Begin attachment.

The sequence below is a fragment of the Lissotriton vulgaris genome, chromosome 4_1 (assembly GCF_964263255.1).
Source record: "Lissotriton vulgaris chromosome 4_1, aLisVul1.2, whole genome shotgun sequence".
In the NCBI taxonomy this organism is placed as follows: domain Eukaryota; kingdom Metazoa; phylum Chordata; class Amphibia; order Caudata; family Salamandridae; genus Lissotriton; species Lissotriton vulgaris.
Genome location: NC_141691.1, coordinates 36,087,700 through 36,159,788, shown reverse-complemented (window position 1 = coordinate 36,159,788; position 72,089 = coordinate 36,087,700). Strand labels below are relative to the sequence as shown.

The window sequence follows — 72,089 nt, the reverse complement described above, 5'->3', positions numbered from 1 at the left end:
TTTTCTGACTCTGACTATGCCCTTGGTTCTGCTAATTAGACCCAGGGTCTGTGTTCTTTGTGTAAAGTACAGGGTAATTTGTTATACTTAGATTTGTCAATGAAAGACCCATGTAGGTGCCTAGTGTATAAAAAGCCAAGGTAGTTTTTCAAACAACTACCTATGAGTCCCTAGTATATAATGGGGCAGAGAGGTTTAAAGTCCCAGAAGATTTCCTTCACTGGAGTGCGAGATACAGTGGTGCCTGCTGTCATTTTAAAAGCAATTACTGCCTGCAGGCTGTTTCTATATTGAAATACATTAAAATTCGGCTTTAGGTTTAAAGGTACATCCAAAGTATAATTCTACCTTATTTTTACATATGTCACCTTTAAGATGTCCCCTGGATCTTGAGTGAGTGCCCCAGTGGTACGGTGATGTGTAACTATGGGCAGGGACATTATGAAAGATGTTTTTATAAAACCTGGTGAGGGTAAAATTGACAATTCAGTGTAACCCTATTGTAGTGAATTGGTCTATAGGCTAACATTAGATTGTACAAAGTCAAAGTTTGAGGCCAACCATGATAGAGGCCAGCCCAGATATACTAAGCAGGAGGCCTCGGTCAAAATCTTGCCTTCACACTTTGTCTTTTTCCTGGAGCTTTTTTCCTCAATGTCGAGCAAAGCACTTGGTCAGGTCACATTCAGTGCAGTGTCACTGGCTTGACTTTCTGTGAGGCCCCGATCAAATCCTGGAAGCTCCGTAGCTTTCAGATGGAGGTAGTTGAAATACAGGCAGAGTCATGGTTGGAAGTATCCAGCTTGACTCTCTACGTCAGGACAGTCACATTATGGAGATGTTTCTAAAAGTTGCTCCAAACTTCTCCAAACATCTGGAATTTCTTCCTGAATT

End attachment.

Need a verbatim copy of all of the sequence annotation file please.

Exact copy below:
The sequence below is a fragment of the Lissotriton vulgaris genome, chromosome 4_1 (assembly GCF_964263255.1).
Source record: "Lissotriton vulgaris chromosome 4_1, aLisVul1.2, whole genome shotgun sequence".
In the NCBI taxonomy this organism is placed as follows: domain Eukaryota; kingdom Metazoa; phylum Chordata; class Amphibia; order Caudata; family Salamandridae; genus Lissotriton; species Lissotriton vulgaris.
Genome location: NC_141691.1, coordinates 36,087,700 through 36,159,788, shown reverse-complemented (window position 1 = coordinate 36,159,788; position 72,089 = coordinate 36,087,700). Strand labels below are relative to the sequence as shown.

The window sequence follows — 72,089 nt, the reverse complement described above, 5'->3', positions numbered from 1 at the left end:
TTTTCTGACTCTGACTATGCCCTTGGTTCTGCTAATTAGACCCAGGGTCTGTGTTCTTTGTGTAAAGTACAGGGTAATTTGTTATACTTAGATTTGTCAATGAAAGACCCATGTAGGTGCCTAGTGTATAAAAAGCCAAGGTAGTTTTTCAAACAACTACCTATGAGTCCCTAGTATATAATGGGGCAGAGAGGTTTAAAGTCCCAGAAGATTTCCTTCACTGGAGTGCGAGATACAGTGGTGCCTGCTGTCATTTTAAAAGCAATTACTGCCTGCAGGCTGTTTCTATATTGAAATACATTAAAATTCGGCTTTAGGTTTAAAGGTACATCCAAAGTATAATTCTACCTTATTTTTACATATGTCACCTTTAAGATGTCCCCTGGATCTTGAGTGAGTGCCCCAGTGGTACGGTGATGTGTAACTATGGGCAGGGACATTATGAAAGATGTTTTTATAAAACCTGGTGAGGGTAAAATTGACAATTCAGTGTAACCCTATTGTAGTGAATTGGTCTATAGGCTAACATTAGATTGTACAAAGTCAAAGTTTGAGGCCAACCATGATAGAGGCCAGCCCAGATATACTAAGCAGGAGGCCTCGGTCAAAATCTTGCCTTCACACTTTGTCTTTTTCCTGGAGCTTTTTTCCTCAATGTCGAGCAAAGCACTTGGTCAGGTCACATTCAGTGCAGTGTCACTGGCTTGACTTTCTGTGAGGCCCCGATCAAATCCTGGAAGCTCCGTAGCTTTCAGATGGAGGTAGTTGAAATACAGGCAGAGTCATGGTTGGAAGTATCCAGCTTGACTCTCTACGTCAGGACAGTCACATTATGGAGATGTTTCTAAAAGTTGCTCCAAACTTCTCCAAACATCTGGAATTTCTTCCTGAATT